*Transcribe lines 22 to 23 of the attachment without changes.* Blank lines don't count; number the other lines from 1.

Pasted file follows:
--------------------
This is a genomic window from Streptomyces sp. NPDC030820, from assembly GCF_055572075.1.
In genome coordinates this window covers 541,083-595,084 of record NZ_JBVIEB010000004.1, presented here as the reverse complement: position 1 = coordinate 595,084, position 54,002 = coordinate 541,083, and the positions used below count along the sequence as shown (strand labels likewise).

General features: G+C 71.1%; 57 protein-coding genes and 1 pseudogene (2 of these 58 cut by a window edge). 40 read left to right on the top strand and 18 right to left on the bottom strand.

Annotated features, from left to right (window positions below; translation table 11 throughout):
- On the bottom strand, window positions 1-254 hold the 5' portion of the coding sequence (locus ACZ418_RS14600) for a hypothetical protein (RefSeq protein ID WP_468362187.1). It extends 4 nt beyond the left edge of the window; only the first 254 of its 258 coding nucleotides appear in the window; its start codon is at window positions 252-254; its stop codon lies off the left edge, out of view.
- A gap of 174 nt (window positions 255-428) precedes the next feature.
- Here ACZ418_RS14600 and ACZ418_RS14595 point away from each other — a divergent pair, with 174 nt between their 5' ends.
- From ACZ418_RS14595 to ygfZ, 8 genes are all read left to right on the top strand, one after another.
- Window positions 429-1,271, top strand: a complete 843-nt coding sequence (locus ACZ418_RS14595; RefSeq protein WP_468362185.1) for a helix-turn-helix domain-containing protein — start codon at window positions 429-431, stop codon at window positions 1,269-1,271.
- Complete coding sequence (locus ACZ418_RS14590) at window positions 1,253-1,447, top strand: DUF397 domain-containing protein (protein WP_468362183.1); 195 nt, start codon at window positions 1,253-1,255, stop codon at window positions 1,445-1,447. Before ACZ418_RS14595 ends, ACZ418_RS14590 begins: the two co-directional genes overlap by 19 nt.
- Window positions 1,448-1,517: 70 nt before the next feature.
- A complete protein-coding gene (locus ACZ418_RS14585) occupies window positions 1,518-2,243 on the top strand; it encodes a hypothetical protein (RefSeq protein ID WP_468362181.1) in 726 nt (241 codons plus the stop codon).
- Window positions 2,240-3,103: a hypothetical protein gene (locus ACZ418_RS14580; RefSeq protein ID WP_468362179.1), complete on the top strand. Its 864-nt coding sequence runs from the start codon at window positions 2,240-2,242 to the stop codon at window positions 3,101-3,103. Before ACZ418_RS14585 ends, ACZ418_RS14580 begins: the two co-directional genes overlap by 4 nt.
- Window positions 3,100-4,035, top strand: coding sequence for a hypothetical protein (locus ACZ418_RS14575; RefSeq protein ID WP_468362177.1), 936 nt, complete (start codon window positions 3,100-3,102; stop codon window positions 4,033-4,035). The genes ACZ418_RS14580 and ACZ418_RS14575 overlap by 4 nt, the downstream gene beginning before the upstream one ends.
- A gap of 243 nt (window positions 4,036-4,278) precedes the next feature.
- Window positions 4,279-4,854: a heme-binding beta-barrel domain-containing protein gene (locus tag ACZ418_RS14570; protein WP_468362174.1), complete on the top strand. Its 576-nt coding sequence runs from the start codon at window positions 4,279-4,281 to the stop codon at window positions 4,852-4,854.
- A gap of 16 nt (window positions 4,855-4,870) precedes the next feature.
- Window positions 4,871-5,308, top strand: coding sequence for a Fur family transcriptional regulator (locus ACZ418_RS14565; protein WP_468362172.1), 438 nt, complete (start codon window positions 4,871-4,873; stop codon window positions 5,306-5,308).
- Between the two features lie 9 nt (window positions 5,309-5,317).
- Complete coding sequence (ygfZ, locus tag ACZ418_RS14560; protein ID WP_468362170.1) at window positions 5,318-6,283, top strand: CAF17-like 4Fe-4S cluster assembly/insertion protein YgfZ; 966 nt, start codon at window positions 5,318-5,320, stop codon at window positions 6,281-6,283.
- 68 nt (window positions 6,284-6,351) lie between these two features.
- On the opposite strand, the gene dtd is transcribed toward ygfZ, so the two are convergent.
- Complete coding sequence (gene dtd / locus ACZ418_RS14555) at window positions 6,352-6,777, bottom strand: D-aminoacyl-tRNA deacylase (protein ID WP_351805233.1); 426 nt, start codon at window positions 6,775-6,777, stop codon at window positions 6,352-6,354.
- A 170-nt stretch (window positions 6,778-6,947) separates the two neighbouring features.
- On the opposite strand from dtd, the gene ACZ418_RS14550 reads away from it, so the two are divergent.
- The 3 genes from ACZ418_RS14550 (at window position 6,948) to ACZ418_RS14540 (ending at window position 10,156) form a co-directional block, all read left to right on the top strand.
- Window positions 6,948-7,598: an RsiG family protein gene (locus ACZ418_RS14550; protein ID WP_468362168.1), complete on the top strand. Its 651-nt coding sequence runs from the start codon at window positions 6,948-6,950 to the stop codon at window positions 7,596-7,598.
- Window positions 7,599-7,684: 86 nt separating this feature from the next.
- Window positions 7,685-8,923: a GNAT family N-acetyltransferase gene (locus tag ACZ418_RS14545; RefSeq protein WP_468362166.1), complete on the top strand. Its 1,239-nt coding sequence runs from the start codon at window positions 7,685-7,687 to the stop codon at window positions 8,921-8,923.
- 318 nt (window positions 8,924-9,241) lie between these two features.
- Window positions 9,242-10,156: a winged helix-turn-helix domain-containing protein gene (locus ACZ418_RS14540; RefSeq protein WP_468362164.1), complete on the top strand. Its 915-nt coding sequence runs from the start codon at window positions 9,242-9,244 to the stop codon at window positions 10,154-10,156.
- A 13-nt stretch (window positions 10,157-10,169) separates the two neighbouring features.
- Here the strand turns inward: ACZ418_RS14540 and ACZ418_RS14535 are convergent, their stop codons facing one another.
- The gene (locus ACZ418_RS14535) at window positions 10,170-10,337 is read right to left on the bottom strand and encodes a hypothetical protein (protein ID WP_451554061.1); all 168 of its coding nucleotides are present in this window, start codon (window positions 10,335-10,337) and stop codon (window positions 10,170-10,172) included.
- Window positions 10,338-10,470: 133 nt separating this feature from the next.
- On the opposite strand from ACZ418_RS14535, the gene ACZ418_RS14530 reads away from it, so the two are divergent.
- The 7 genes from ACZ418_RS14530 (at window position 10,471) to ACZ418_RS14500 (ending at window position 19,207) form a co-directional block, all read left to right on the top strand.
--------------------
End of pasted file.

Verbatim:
- On the opposite strand, the gene dtd is transcribed toward ygfZ, so the two are convergent.
- Complete coding sequence (gene dtd / locus ACZ418_RS14555) at window positions 6,352-6,777, bottom strand: D-aminoacyl-tRNA deacylase (protein ID WP_351805233.1); 426 nt, start codon at window positions 6,775-6,777, stop codon at window positions 6,352-6,354.